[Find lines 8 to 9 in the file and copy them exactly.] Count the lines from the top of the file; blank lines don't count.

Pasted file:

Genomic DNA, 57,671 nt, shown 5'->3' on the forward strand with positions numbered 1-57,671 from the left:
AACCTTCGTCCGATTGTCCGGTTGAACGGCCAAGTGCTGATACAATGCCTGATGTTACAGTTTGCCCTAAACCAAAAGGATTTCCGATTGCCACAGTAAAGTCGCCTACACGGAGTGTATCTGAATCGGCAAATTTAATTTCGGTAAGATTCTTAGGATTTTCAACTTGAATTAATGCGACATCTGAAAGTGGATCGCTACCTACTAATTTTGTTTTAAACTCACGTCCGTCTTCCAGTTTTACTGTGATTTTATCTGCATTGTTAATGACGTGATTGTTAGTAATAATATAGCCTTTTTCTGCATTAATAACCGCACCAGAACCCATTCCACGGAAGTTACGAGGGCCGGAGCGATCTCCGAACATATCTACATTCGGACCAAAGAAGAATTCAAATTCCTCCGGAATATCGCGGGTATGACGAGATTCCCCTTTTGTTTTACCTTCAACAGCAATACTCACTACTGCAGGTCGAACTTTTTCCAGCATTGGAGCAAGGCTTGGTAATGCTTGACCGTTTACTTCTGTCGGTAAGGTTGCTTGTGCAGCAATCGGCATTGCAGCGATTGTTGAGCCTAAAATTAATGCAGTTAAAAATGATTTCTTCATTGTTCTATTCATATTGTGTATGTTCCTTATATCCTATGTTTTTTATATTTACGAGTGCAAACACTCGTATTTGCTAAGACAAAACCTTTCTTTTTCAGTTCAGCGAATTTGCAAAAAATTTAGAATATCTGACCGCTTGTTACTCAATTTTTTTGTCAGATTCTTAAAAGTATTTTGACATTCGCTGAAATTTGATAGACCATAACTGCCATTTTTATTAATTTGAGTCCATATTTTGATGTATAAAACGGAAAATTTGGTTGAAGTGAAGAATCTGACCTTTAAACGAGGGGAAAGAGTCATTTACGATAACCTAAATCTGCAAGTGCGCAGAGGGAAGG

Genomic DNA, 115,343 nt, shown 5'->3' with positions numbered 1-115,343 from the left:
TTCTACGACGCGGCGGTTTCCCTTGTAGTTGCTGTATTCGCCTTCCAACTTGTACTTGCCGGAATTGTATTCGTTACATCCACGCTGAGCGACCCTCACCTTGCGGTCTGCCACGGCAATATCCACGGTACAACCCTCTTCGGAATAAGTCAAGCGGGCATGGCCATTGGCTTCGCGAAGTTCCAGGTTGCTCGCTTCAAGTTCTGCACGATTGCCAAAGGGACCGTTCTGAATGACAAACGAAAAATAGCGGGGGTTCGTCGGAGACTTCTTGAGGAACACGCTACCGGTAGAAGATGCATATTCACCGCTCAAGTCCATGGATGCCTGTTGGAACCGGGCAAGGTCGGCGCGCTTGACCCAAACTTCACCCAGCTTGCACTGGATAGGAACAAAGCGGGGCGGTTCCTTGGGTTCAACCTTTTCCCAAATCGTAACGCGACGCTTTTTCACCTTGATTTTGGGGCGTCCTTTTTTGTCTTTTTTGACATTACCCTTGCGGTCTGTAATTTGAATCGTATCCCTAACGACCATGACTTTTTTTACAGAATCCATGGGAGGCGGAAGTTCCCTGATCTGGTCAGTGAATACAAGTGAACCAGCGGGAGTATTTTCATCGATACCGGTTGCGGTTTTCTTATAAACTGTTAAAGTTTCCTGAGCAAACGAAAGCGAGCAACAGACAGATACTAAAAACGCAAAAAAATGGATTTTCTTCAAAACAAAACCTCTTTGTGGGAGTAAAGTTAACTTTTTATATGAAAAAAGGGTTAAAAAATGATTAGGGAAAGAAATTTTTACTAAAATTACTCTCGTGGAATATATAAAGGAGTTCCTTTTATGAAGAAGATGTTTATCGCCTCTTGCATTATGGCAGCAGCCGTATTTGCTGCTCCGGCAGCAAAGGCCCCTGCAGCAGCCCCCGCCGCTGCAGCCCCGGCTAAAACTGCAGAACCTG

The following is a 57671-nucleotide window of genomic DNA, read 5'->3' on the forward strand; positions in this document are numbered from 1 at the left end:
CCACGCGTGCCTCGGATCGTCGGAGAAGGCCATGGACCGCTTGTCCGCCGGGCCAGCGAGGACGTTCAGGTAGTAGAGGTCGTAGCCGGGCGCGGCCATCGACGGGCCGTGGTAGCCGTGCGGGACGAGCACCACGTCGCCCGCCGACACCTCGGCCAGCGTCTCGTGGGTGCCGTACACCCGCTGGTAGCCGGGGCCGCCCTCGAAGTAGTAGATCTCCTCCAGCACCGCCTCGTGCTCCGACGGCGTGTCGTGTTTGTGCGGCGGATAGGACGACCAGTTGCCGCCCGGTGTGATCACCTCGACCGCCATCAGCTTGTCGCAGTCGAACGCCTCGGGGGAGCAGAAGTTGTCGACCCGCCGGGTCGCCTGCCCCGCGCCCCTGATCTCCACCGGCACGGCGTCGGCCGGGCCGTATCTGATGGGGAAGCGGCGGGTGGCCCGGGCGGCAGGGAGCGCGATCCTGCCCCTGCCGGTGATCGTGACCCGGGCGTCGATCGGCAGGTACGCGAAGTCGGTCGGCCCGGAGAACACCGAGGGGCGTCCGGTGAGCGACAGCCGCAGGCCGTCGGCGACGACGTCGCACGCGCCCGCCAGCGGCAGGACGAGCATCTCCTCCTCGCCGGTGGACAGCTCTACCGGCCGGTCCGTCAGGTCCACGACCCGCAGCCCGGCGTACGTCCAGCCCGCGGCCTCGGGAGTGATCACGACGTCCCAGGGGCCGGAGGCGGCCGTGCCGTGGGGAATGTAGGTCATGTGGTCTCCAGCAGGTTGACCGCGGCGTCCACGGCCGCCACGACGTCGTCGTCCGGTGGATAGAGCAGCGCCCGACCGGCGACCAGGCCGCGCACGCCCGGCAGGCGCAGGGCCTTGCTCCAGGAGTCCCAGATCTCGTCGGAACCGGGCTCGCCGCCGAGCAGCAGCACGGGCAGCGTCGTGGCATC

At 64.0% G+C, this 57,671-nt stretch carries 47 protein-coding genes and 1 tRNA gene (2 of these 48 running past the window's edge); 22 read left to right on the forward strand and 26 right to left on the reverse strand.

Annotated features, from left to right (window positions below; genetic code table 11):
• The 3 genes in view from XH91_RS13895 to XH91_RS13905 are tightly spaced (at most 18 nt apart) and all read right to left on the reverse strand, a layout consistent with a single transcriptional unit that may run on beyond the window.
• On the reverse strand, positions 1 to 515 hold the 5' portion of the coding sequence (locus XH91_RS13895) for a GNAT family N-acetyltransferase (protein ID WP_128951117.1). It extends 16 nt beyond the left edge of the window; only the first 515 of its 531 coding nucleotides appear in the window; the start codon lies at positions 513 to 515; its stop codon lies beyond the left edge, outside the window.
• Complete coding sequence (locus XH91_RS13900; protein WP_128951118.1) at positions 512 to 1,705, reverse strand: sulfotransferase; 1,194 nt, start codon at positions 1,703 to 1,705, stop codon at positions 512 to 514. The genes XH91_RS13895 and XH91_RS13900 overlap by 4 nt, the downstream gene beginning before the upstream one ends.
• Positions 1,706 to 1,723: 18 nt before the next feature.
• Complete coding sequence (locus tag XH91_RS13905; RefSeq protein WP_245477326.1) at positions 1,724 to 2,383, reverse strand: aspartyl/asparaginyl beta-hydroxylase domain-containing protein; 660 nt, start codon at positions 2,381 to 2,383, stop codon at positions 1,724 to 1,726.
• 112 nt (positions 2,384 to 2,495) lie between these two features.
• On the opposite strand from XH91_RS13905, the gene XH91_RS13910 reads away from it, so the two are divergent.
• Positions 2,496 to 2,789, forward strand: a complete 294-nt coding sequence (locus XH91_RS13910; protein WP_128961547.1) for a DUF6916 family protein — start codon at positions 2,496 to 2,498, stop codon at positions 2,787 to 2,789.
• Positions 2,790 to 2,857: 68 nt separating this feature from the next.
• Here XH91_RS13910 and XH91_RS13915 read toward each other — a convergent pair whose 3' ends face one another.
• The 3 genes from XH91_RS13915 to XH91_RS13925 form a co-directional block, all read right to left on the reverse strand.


Annotated features, from left to right (window positions below; genetic code table 11):
• The 3 genes in view from XH91_RS13895 to XH91_RS13905 are tightly spaced (at most 18 nt apart) and all read right to left on the reverse strand, a layout consistent with a single transcriptional unit that may run on beyond the window.